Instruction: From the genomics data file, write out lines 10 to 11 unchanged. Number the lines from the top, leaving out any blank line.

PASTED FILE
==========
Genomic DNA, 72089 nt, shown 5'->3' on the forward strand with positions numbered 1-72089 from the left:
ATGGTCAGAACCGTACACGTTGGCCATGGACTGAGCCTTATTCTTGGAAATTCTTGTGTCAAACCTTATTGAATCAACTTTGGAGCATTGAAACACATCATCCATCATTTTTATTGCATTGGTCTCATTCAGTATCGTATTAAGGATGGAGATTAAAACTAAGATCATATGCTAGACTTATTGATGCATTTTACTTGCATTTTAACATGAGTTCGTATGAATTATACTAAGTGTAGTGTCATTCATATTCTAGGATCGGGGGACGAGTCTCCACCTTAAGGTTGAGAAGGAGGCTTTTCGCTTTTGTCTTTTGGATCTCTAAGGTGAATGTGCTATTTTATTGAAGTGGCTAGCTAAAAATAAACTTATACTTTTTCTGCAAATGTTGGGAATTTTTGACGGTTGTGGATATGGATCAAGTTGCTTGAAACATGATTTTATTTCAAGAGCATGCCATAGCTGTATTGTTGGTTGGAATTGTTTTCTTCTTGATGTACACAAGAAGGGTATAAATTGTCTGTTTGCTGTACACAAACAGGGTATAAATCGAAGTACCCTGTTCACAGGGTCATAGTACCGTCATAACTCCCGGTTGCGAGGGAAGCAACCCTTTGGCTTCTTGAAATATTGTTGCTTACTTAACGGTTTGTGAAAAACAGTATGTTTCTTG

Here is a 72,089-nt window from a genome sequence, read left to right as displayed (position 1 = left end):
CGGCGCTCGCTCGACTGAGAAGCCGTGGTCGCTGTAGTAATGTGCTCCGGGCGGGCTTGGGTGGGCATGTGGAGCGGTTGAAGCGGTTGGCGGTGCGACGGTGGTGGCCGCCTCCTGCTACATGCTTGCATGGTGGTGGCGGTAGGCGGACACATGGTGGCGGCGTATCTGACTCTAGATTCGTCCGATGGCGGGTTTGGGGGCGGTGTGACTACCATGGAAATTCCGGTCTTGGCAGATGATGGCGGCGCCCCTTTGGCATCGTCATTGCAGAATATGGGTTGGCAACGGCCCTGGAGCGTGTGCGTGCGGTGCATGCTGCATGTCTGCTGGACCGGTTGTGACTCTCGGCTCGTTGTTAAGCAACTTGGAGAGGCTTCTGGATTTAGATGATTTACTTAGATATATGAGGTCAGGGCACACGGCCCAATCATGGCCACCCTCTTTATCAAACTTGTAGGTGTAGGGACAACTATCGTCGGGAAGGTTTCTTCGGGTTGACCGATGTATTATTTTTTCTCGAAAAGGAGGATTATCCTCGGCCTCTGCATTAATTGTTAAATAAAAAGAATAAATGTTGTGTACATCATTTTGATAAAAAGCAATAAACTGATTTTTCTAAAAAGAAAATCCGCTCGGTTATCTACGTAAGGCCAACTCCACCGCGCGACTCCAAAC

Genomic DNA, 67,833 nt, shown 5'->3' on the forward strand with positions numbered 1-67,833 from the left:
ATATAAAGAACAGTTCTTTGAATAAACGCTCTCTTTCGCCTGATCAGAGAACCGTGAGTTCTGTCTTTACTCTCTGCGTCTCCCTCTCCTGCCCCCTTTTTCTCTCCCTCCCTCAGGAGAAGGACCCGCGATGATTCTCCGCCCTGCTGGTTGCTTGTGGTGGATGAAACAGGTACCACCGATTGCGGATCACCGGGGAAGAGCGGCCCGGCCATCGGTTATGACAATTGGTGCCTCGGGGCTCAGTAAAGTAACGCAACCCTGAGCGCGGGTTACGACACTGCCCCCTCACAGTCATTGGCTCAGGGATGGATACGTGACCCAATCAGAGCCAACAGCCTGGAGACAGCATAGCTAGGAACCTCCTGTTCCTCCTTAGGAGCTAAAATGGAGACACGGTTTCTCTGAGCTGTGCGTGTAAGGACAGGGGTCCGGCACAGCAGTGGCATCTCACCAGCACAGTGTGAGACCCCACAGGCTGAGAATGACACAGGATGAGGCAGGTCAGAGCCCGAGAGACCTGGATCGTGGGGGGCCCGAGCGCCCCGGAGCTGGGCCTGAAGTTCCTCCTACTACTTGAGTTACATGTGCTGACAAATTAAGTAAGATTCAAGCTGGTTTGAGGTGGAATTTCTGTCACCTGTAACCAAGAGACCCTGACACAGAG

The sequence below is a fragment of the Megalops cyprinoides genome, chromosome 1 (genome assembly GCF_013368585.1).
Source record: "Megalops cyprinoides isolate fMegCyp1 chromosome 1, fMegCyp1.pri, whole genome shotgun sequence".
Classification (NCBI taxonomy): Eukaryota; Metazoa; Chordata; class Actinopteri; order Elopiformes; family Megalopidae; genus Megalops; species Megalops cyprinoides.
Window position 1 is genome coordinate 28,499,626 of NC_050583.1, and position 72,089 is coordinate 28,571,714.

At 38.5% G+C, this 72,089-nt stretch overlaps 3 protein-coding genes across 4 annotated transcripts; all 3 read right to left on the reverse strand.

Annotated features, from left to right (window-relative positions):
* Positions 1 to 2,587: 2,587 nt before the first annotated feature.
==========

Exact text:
Window position 1 is genome coordinate 28,499,626 of NC_050583.1, and position 72,089 is coordinate 28,571,714.

At 38.5% G+C, this 72,089-nt stretch overlaps 3 protein-coding genes across 4 annotated transcripts; all 3 read right to left on the reverse strand.